With Traditional Opponents United Behind Milwaukee Lakefront Plan, New Opposition Emerges

Milwaukee’s vision for a renewed downtown lakefront cleared a major hurdle last month, when Mayor Tom Barrett and Governor Scott Walker – two staunch political opponents – announced a joint $34 million plan to move the existing highway ramps near East Clybourn Street and Lincoln Memorial Drive. Removal of the ramps, which currently occupy three acres of prime real estate between the Historic Third Ward, the lakefront, and the city’s downtown, would pave the way for new highrise development along Lake Michigan.

City and state officials expect the project to spur development in the heart of Milwaukee while integrating the Third Ward, by way of reconfigured surface streets, with the lakefront and downtown. Plans already exist for two highrises on adjoining sites, including a glassy 44-floor tower that would replace the Downtown Transit Center and become the city’s third-tallest building. For urban Milwaukeeans more accustomed to Governor Walker’s pro-highway agenda, a return to the street grid and the prospect of post-Recession development comes as welcome news.

But new opposition has threatened to derail these plans. Preserve Our Parks, an advocacy group, vows to fight the city in court to maintain a free and open lakefront. It believes that the lakefront plan is illegal under the public trust doctrine, which prevents the sale of former lakebed land to commercial entities. According to the group, the exit ramps and the Downtown Transit Center sit on such land. An examination of 19th century maps appears to support this contention.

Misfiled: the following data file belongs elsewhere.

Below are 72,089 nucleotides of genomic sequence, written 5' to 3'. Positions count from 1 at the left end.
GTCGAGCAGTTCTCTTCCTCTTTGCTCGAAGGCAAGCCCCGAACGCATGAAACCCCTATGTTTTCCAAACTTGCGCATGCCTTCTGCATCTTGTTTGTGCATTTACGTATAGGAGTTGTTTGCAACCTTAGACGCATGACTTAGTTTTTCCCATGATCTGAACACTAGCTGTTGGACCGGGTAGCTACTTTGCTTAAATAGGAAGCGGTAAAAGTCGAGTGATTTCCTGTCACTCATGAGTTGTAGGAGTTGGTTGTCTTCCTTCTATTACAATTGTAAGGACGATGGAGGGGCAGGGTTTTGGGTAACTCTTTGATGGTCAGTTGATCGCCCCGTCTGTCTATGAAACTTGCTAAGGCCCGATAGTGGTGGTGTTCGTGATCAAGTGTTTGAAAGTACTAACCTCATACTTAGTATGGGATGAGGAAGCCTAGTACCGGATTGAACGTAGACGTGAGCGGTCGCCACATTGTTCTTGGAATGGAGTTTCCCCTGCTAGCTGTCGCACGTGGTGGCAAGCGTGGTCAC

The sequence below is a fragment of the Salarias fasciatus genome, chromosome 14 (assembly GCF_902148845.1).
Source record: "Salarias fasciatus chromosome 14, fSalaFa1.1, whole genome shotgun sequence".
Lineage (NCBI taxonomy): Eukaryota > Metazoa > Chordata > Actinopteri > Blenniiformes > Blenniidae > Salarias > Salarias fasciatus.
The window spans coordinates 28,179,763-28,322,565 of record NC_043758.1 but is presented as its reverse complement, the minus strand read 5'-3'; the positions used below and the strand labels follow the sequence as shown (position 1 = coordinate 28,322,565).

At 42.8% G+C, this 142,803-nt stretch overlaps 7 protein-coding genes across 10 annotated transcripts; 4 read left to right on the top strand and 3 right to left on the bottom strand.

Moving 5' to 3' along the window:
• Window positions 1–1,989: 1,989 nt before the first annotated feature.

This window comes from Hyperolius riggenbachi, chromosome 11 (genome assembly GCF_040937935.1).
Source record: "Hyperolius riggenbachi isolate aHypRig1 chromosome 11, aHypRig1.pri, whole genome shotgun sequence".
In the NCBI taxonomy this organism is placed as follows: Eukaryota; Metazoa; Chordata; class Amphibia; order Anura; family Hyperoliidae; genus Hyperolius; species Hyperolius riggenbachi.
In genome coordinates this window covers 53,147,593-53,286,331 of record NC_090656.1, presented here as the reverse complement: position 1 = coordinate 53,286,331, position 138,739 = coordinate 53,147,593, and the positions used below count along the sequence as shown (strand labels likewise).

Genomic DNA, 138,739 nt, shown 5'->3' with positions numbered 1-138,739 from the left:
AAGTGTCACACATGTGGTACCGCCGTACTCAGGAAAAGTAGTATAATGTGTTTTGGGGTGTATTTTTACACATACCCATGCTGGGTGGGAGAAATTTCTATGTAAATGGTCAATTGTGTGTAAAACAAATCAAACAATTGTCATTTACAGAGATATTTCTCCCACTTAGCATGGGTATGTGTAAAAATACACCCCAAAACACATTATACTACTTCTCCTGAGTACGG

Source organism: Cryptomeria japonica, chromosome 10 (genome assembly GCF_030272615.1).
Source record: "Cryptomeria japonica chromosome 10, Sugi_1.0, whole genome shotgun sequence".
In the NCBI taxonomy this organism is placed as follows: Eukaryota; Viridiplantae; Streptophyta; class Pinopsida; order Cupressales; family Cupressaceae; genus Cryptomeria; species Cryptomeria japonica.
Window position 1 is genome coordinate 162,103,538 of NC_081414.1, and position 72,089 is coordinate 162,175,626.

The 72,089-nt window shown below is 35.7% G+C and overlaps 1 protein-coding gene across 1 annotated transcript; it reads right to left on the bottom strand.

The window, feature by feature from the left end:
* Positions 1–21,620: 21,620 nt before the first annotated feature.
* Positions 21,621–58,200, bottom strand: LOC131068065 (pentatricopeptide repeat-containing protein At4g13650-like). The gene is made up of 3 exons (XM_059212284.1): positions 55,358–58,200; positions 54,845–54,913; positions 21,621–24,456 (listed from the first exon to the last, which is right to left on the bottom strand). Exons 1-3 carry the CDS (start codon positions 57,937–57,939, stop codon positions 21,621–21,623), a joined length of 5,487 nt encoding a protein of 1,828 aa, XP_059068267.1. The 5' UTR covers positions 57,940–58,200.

Preserve Our Parks has found allies among members of the public skeptical that the three acres will go towards productive use.  In 2002, the unused Park East freeway was demolished for $25 million, leaving a swath of vacant land in the Haymarket neighborhood that remains undeveloped to this day. Critics of the city’s plan worry that a similar eyesore will emerge along the lake. Others simply call the plan bloated and wasteful.

Concerns that a $34 million demolition will yield undeveloped land are valid ones in a post-Recession climate. And Milwaukee’s open lakefront is undoubtedly a treasure worthy of strenuous preservation. But the land at issue still sits west of Lincoln Memorial Drive, which separates downtown from the public parks along the lake. A building at the site would not tower over the shore or impede public access to Summerfest, Lakeshore State Park, Discovery World, or any other civic amenity. Rather, it would allow for density and development in the heart of Miwaukee’s urban core.

Any demolition carries the possibility of future vacancy. Yet as Milwaukee looks to grow upwards and eastwards, the corner of Clybourn and Lincoln Memorial is the right place to start.

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